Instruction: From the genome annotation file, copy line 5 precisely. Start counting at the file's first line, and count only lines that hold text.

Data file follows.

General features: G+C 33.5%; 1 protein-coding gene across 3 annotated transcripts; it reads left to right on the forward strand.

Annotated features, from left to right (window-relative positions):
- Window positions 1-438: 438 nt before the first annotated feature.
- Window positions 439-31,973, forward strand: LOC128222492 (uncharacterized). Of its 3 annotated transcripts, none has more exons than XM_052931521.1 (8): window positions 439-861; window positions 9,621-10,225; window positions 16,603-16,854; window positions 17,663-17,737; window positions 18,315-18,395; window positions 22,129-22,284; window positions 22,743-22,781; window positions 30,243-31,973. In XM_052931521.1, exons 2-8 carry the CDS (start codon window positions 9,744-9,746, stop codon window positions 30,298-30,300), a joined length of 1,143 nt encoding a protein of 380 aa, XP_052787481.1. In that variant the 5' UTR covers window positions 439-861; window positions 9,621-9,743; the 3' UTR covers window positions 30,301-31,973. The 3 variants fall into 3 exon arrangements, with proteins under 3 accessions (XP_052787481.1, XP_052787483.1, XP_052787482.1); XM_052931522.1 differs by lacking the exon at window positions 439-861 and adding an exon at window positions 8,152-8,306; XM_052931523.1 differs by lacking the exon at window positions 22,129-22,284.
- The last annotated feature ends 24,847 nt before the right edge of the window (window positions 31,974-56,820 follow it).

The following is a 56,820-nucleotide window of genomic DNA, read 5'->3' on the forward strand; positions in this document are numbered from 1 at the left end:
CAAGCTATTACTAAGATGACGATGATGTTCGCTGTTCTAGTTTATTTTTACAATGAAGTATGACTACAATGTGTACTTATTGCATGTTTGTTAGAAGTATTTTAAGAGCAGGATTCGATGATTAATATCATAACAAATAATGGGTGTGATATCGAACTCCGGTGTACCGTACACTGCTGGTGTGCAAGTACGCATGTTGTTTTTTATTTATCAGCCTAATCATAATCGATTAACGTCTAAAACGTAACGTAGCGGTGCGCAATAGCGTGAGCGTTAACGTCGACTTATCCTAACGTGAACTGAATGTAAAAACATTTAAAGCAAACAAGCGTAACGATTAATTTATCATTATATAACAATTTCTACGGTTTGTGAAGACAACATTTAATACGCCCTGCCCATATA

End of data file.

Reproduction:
- The last annotated feature ends 24,847 nt before the right edge of the window (window positions 31,974-56,820 follow it).